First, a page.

How Elite Agencies Run Project Post-Mortems

Disasters happen. Work gets sloppy, projects go over budget, and schedules fall behind. Can a project post-mortem help your team recover and regain focus?

For the first time in the history of the workplace, it’s perfectly acceptable to celebrate mistakes.

“Fail fast” has transcended the office to become a personal mantra — words to live by when you’re urging yourself into the unfamiliar and staring down disappointment (it might be a framed poster on your wall right now).

However, there’s a misunderstood piece of this new-ish culture of failure: That failure is some kind of endpoint. It’s not. It’s never enough to simply dust yourself off after a critical mistake.

We shouldn’t feel guilty about failure, but we also must remember this:

Treating failure as an endpoint gives it too much power. (tweet this)

Failure is, at its worst, a roadblock. And at a growing business, your team needs to not just crash and burn, but pull themselves from the wreckage of errors and deconstruct the crash so that it never happens again.

Similarly, we need to capture our wins so that they aren’t remembered as lucky breaks.

We need to give a name to absolutely everything that had a notable effect on our projects, good and bad, and let them become the fabric of how we get stuff done. It’s only in these trusted processes that our teams can find focus.

An amazing way to collect and analyze these peaks and valleys is a project post-mortem. In my experience — and the experience of some others that you’ll hear from below — project post-mortems are a key part of team management, and a crucial way of honing in on what makes your team click, and what makes them… well, crash.

Just what exactly is a project post-mortem?

Alex Shootman, the CEO of Workfront, told us this of his experience with unsuccessful projects:

Every project will encounter at least three disasters along the way. And none of these disasters will be related to the technical, mechanical or procedural tasks at hand. They will all come down to communications.”

It’s true that projects often die at the hands of bad team communication. But when it comes to a project post-mortem, team communication can also be the saving grace.

While project post-mortems can take many forms — they are typically formalized at all-hands meetings involving all members of a project. That said, they can also involve individual or segmented discussions for larger teams — the inner workings of a project post-mortem are all about cutting through poor communication practices, and letting your team objectively discuss the outcome of a project.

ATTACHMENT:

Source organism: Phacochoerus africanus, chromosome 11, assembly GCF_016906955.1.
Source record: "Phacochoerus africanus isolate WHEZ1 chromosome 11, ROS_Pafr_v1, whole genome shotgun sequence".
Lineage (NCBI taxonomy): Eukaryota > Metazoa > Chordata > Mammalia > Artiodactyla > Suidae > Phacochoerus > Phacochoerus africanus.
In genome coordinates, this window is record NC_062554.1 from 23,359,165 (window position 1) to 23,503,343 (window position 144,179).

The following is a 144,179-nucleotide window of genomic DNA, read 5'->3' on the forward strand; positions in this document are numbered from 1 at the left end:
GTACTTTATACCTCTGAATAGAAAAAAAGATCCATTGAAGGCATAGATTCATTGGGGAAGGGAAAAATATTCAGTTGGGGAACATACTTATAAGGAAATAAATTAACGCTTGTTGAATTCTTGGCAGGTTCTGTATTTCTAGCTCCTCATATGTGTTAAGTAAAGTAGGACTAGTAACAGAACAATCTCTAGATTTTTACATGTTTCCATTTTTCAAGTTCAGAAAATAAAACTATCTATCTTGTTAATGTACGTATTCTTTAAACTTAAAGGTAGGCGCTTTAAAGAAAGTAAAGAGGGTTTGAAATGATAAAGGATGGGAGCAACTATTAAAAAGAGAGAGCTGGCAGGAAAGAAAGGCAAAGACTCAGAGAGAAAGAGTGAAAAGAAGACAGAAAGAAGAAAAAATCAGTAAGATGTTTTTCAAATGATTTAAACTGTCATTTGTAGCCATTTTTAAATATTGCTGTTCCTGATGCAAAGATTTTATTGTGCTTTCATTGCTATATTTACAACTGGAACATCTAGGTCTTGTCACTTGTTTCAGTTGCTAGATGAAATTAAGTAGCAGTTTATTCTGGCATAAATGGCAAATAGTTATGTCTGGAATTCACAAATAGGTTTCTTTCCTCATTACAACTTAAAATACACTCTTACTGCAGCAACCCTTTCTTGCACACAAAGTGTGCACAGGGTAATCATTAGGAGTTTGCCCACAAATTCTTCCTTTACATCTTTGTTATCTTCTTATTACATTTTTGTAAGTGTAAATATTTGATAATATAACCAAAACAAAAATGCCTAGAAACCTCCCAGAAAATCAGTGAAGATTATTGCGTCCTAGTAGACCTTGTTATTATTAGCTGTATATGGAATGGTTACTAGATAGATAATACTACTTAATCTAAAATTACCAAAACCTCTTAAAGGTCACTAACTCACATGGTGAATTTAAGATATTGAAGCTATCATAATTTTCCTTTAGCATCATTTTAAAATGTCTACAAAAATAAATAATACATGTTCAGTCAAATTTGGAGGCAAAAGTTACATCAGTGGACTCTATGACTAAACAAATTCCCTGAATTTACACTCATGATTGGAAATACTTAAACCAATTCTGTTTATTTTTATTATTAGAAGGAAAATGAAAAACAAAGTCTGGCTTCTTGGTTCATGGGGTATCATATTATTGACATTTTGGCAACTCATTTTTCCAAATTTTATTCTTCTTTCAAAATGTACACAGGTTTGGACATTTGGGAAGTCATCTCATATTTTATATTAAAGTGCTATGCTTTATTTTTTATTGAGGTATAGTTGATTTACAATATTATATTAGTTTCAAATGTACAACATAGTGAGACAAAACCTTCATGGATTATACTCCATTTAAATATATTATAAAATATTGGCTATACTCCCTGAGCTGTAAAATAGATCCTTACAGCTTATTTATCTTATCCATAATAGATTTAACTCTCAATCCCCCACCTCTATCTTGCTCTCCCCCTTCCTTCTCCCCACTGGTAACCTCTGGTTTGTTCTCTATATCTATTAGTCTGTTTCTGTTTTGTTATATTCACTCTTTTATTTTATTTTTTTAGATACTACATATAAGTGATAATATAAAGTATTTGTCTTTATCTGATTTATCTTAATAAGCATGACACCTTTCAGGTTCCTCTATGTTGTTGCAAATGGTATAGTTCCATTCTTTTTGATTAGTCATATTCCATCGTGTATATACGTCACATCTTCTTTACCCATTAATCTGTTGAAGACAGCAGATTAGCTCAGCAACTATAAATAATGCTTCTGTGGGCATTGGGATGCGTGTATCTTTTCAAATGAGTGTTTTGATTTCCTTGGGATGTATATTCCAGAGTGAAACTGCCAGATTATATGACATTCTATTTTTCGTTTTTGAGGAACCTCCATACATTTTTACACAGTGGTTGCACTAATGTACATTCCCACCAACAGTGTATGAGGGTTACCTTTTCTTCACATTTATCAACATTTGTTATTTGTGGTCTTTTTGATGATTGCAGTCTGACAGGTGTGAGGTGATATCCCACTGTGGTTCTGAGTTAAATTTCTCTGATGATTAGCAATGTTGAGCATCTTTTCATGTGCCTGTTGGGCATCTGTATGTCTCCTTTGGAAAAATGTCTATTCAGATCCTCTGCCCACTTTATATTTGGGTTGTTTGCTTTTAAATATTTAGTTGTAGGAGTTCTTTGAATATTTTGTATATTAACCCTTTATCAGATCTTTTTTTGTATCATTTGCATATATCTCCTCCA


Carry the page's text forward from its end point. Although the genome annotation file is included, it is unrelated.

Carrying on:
On the surface, it’s a discussion about what went well, what went poorly, and how the team can be better. Under the hood, though, it’s an opportunity to remind your group that excellent team performance does not happen by accident — it’s a process that happens in increments, as a collective.

Followers of the Agile framework believe so highly in the project post-mortem — within the community, it’s called the much less morbid ‘retrospective’ — that it’s one of the core principles of the Agile Manifesto:

At regular intervals, the team reflects on how to become more effective, then tunes and adjusts its behavior accordingly.”

Agile also very vocally values “Responding to change over following a plan” — which can be very instructive advice when considering that your team is not a static object. Much is changing in any growing enterprise — let alone one caught in the insanity of client work — and it’s important to be constantly acknowledging change.

In all likelihood, your team is too new and half-formed to hold ideas too close to heart. So why not make decisions rapidly, based on experience and a desire to continually improve?

With all that in mind, we talked to the best in the biz to find out what makes for a perfect post-mortem — one that ensures that project mistakes of the past stay in the past.

1. Record results early and often.

Any team that does client work will tell you that a week-long project almost never takes a week. Communication slows down, deliverables get rejected, and the perfect schedule proves too ambitious after all. To make matters worse, we rarely raise any flags when it’s clear things are starting to drift off schedule, as Knight, Thomas, and Angus pointed out in HBR:

Why don’t more project managers sound an alarm when they’re going to blow past their deadlines? Because most of them have no earthly idea when they’ll finish the job. They don’t even think it’s possible to know. Too many variables. Too much that’s out of their control.”

At this point, the project usually becomes a crawl to the finish line for everyone, project managers included. The collective eagerness to move on mutes out the good and bad parts, and the main takeaway at the end will be “Thank god it’s over. Let’s move on.”

To maximize lessons learned, try to engage your team throughout your projects. This ensures that your team, exhausted and eager to move on from a long project, doesn’t limp their way through a post-mortem.

Samuel Wheeler, a project manager at Inseev Interactive, suggests holding regular “Innovation Sessions” to improve processes and operations:

In this session, your team can discuss ways that current projects can be improved or changed. It is a great way for the leader of the team to receive feedback and allow the team members to be involved in the operational side of the project. I love to hold these sessions over a beer or some light snacks as it helps to encourage creativity and conversation. I have found that these structured meetings often result in high quality action items that improve every project.”

By following Samuel’s lead, you can not only improve process and outcome throughout a project, but arrive at the post-mortem armed with real, live data from your team — not just whatever wins and losses remained in the rubble of a project. At your post-mortem, open all of your collected findings to the team, and see what still resonates.

2. Emphasize team performance, and kill the witch hunt.